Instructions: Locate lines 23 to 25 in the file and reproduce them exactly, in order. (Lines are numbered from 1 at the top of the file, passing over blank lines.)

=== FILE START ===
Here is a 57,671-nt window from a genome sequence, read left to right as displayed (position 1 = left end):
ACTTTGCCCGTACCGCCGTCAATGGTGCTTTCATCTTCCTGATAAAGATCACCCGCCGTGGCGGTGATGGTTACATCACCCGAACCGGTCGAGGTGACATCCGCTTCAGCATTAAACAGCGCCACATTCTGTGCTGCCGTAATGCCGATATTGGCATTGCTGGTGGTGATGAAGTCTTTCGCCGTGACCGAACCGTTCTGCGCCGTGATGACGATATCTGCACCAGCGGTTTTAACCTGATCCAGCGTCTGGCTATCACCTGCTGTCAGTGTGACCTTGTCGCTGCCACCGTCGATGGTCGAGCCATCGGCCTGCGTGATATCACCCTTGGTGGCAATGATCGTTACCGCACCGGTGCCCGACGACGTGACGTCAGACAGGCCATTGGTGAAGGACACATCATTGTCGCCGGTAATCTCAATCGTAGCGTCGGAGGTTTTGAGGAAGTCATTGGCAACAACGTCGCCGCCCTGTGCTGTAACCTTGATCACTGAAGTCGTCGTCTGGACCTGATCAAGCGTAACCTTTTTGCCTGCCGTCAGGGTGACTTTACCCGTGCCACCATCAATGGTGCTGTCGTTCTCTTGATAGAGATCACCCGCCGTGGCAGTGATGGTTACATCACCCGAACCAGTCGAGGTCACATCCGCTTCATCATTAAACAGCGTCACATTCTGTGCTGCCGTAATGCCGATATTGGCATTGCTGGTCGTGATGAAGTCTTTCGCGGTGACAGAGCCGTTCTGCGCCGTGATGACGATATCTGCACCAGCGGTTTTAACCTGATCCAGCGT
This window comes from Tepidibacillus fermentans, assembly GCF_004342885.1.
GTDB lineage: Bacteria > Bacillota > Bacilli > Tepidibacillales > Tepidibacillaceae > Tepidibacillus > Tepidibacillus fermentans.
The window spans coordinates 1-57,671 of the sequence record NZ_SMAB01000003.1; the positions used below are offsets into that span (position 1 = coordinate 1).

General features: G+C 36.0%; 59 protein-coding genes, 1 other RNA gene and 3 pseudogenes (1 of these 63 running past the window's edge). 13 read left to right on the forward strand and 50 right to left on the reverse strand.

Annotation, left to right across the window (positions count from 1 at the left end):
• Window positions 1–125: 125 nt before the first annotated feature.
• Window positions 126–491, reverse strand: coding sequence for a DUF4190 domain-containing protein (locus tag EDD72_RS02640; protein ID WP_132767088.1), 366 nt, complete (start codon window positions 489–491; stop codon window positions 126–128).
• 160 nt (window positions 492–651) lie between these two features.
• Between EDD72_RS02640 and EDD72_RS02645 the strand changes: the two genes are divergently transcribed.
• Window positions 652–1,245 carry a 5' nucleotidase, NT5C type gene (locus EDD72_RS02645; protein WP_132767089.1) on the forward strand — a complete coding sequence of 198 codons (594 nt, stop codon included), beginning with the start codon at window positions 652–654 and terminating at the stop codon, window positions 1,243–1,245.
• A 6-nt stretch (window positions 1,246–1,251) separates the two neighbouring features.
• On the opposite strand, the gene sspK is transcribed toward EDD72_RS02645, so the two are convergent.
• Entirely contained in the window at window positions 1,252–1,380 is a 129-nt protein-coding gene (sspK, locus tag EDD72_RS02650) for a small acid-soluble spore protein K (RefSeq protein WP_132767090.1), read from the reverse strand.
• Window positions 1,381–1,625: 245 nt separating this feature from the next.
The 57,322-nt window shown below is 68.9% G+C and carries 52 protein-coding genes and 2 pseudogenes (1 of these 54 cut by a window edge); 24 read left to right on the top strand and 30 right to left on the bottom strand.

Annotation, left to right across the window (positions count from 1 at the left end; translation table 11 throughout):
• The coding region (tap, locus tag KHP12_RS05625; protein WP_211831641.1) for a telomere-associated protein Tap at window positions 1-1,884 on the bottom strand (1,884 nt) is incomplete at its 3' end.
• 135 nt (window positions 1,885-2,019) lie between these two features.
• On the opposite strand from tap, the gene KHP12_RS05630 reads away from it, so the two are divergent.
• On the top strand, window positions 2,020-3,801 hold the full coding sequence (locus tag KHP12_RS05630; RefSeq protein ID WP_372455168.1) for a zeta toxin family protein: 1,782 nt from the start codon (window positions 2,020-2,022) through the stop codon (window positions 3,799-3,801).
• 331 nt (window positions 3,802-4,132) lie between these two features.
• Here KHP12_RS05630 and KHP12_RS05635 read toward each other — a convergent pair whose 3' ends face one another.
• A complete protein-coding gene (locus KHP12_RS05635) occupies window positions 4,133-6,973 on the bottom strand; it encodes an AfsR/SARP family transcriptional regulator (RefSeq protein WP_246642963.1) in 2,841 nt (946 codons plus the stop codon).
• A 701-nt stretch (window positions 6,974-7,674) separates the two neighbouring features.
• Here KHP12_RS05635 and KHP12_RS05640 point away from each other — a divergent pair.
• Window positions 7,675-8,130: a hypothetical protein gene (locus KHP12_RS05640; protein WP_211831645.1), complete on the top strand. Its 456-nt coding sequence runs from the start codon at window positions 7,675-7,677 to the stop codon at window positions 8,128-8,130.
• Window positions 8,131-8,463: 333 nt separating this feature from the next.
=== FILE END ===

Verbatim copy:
• 331 nt (window positions 3,802-4,132) lie between these two features.
• Here KHP12_RS05630 and KHP12_RS05635 read toward each other — a convergent pair whose 3' ends face one another.
• A complete protein-coding gene (locus KHP12_RS05635) occupies window positions 4,133-6,973 on the bottom strand; it encodes an AfsR/SARP family transcriptional regulator (RefSeq protein WP_246642963.1) in 2,841 nt (946 codons plus the stop codon).